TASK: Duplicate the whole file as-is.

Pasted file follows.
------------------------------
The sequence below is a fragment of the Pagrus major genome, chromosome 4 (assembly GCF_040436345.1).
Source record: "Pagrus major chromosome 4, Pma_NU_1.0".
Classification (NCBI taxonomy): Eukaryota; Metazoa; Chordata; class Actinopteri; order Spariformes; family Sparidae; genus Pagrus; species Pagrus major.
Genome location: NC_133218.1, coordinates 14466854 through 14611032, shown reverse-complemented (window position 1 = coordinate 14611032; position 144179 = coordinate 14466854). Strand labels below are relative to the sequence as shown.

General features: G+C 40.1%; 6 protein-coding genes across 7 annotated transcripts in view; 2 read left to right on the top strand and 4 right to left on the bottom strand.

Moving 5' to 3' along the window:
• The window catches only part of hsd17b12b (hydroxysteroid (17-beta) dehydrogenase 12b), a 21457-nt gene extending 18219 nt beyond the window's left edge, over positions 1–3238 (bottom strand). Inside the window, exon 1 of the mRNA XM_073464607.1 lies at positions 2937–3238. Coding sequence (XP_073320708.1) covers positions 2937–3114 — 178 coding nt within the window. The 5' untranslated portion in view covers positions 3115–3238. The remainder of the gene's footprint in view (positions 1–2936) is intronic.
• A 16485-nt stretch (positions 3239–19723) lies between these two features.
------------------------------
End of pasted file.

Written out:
The sequence below is a fragment of the Pagrus major genome, chromosome 4 (assembly GCF_040436345.1).
Source record: "Pagrus major chromosome 4, Pma_NU_1.0".
Classification (NCBI taxonomy): Eukaryota; Metazoa; Chordata; class Actinopteri; order Spariformes; family Sparidae; genus Pagrus; species Pagrus major.
Genome location: NC_133218.1, coordinates 14466854 through 14611032, shown reverse-complemented (window position 1 = coordinate 14611032; position 144179 = coordinate 14466854). Strand labels below are relative to the sequence as shown.

General features: G+C 40.1%; 6 protein-coding genes across 7 annotated transcripts in view; 2 read left to right on the top strand and 4 right to left on the bottom strand.

Moving 5' to 3' along the window:
• The window catches only part of hsd17b12b (hydroxysteroid (17-beta) dehydrogenase 12b), a 21457-nt gene extending 18219 nt beyond the window's left edge, over positions 1–3238 (bottom strand). Inside the window, exon 1 of the mRNA XM_073464607.1 lies at positions 2937–3238. Coding sequence (XP_073320708.1) covers positions 2937–3114 — 178 coding nt within the window. The 5' untranslated portion in view covers positions 3115–3238. The remainder of the gene's footprint in view (positions 1–2936) is intronic.
• A 16485-nt stretch (positions 3239–19723) lies between these two features.